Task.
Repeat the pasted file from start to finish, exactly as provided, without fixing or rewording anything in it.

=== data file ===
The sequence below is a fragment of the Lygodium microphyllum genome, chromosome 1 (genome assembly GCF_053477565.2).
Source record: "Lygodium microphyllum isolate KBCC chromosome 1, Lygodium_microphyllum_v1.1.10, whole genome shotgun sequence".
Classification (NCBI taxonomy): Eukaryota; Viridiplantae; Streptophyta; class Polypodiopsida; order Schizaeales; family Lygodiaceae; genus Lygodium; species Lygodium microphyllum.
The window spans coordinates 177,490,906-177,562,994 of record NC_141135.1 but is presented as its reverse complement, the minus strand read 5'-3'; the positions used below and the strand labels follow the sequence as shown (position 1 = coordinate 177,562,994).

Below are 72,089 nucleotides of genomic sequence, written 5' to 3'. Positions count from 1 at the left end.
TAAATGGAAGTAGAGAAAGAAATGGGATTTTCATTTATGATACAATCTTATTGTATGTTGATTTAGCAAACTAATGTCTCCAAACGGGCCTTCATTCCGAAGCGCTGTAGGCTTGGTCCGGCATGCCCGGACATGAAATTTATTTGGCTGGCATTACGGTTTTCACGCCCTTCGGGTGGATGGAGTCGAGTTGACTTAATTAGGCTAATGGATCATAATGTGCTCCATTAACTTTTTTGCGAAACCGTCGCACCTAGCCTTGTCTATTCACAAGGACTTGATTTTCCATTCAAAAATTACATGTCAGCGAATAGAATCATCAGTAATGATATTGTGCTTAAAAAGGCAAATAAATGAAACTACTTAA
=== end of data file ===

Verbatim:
The sequence below is a fragment of the Lygodium microphyllum genome, chromosome 1 (genome assembly GCF_053477565.2).
Source record: "Lygodium microphyllum isolate KBCC chromosome 1, Lygodium_microphyllum_v1.1.10, whole genome shotgun sequence".
Classification (NCBI taxonomy): Eukaryota; Viridiplantae; Streptophyta; class Polypodiopsida; order Schizaeales; family Lygodiaceae; genus Lygodium; species Lygodium microphyllum.
The window spans coordinates 177,490,906-177,562,994 of record NC_141135.1 but is presented as its reverse complement, the minus strand read 5'-3'; the positions used below and the strand labels follow the sequence as shown (position 1 = coordinate 177,562,994).

Below are 72,089 nucleotides of genomic sequence, written 5' to 3'. Positions count from 1 at the left end.
TAAATGGAAGTAGAGAAAGAAATGGGATTTTCATTTATGATACAATCTTATTGTATGTTGATTTAGCAAACTAATGTCTCCAAACGGGCCTTCATTCCGAAGCGCTGTAGGCTTGGTCCGGCATGCCCGGACATGAAATTTATTTGGCTGGCATTACGGTTTTCACGCCCTTCGGGTGGATGGAGTCGAGTTGACTTAATTAGGCTAATGGATCATAATGTGCTCCATTAACTTTTTTGCGAAACCGTCGCACCTAGCCTTGTCTATTCACAAGGACTTGATTTTCCATTCAAAAATTACATGTCAGCGAATAGAATCATCAGTAATGATATTGTGCTTAAAAAGGCAAATAAATGAAACTACTTAA